Monday, October 30, 2006

What we can learn from New Jersey

From NY Times, political pressure to rethink one of the most progressive school funding systems in the country.

Wednesday, October 25, 2006

I take comfort in knowing that there are adults that know less history than I do

So, I collected the students' social studies notebooks this week (week 2 of our slavery unit), and of course I had one student who wrote about how Martin Luther King, Jr. freed the slaves. (At least he didn't say that MLK Jr. also ended racism, which some of Chris's kids were known to have said last year.)

That MLK Jr. freed the slaves is, apparently, a very common misconception. Why? Chris says: "it shows how poor the teaching on race issues is. Teachers don't really talk about race in the present, and it creates major problems for talking about the past."

I think that's probably true, but I think there's also a simpler explanation. I was watching my tivoed episode of Studio 60 on the Sunset Strip tonight, and at some point two of the main characters go out to see a black stand-up comedian. They think he's so funny and smart that they hire him on the spot as a writer. Here's an approximate paraphrase of one of his jokes:
"I think about African American slaves, and about how we stacked up against other slaves. Look at the pyramids -- those were built by slaves. No one ever told us we could use geometry!

And those slaves, they got Moses. Now, I'm a big fan of the Emancipation Proclamation and all. But they got a burning bush. We got a memo: 'Free at last, free at last, thank God Almighty, we are free at last.'"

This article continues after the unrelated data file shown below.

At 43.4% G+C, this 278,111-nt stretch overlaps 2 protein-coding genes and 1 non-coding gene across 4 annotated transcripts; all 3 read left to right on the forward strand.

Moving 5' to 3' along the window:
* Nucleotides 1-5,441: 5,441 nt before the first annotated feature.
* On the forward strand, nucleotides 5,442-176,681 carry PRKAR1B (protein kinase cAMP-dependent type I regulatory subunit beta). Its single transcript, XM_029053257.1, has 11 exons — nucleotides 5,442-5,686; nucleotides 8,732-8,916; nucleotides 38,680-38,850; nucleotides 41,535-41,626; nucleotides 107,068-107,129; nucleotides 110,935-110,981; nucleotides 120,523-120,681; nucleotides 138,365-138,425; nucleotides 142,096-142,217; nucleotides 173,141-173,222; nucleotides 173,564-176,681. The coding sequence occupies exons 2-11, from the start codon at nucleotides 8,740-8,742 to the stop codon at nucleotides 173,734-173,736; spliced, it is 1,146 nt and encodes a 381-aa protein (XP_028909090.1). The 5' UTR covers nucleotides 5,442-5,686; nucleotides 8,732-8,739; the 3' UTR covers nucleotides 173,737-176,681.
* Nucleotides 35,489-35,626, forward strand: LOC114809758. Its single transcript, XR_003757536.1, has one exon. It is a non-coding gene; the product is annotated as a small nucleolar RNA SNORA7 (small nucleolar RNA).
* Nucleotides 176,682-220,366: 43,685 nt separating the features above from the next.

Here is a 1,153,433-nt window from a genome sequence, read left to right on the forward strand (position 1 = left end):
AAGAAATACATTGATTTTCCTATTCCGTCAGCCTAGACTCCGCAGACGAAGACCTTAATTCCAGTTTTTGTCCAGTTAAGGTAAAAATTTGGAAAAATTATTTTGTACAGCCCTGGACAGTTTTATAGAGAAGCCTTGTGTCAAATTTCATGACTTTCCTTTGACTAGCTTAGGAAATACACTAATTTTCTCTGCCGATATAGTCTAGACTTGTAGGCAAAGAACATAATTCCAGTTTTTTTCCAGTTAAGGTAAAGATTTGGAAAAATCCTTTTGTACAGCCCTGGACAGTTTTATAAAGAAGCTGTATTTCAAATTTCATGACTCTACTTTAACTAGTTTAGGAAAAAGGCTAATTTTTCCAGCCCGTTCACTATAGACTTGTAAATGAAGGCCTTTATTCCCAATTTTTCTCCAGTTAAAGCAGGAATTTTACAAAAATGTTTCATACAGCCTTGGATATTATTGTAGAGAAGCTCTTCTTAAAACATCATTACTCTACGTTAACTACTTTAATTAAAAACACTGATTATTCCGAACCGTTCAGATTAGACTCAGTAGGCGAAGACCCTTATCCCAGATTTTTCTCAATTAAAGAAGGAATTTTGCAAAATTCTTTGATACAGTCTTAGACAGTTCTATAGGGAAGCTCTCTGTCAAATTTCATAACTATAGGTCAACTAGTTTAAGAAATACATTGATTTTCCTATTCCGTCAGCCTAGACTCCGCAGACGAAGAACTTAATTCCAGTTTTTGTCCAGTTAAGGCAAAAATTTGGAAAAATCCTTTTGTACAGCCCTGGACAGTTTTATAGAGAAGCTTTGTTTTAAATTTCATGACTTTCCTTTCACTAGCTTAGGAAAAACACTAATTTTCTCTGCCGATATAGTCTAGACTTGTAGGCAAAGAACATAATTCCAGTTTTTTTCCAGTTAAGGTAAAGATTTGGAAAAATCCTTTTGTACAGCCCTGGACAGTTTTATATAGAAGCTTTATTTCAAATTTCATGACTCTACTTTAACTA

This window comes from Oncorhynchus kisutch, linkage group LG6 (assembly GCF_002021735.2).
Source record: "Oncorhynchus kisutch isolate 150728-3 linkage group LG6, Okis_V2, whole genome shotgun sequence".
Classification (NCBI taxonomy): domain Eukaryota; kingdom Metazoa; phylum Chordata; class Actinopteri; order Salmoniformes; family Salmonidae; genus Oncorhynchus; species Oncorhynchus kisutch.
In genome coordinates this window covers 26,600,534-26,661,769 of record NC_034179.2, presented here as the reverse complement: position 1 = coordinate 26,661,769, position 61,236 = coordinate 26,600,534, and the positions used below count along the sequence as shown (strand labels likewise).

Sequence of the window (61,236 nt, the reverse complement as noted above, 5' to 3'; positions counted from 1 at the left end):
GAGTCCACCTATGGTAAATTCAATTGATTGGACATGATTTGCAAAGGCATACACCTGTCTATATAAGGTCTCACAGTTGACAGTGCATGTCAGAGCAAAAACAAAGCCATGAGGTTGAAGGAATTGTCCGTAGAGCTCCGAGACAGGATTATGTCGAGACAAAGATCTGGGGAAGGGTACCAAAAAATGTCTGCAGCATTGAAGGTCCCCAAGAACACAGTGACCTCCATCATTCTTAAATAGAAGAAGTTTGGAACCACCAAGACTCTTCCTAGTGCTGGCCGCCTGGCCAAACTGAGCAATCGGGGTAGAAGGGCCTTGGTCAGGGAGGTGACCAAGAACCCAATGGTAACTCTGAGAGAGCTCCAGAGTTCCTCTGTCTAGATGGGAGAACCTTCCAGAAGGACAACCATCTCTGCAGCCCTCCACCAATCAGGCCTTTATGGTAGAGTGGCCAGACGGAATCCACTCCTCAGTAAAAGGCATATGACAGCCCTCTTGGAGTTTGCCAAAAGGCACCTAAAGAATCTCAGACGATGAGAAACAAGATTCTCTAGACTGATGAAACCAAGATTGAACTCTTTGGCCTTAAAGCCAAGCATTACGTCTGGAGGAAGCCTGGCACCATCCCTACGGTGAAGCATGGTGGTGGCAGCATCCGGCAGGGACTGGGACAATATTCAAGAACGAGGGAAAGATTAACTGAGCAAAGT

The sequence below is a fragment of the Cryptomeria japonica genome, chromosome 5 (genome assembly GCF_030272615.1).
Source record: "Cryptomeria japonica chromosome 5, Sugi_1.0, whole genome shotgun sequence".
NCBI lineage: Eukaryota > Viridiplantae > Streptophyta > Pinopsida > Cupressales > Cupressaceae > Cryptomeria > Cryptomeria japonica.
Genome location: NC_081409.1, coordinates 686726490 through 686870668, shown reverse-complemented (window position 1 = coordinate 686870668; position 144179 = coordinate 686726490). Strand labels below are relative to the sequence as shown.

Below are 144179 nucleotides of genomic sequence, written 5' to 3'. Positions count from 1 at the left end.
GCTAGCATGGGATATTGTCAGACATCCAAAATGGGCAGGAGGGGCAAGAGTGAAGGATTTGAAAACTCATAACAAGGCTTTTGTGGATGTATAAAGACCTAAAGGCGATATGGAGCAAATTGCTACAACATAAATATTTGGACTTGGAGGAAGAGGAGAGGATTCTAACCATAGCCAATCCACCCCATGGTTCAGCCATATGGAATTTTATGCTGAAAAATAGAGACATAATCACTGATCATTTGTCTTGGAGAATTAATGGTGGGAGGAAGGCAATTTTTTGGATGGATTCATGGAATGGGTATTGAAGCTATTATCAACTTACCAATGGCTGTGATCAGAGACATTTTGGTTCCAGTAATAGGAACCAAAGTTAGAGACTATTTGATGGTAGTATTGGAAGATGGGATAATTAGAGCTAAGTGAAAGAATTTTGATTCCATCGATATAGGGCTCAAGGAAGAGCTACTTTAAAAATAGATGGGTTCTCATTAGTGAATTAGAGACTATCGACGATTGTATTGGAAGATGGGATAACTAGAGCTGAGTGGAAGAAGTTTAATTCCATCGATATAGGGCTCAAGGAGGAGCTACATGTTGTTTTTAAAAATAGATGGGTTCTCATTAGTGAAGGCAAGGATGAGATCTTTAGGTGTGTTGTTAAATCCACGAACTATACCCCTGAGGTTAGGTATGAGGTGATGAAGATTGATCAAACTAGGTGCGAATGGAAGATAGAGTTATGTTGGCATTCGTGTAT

This coming from what's supposed to be the pinnacle of network TV show writing. If they think MLK freed the slaves, what chance is there for my kids?

Friday, October 20, 2006

Unions and Charters, part 34

I haven't read this study in full yet (and at the rate I'm going I never will), but the abstract makes it look like good reading. Findings included:
  • Each side (often incorrectly) defines the other by views of its most extreme members;
  • Moderate members from each group share many of the same ideas about good schooling, but each side thinks the other insists on something that will interfere with quality teaching;
  • Even though some large urban districts have viewed chartering as a reform tool, the politics of school districts make them unlikely partners in scale-up;
  • Both sides acknowledge the costs of their conflict, but few leaders are willing to take the first step; and
  • Thin evidence about the work life of charter school teachers or how unionized charter schools operate exacerbates conflicting beliefs
I don't know too much about the National Charter School Research Project, and its list of funders shows a sort of right wing pedigree (anyone funded by the Walton Family Foundation makes me suspicious. And that includes the organization I work for ...). All that means is that while research like this is really important, the people described in the study on the union side might be unwilling to take something like this seriously until it comes from within the fold. (From here, perhaps.)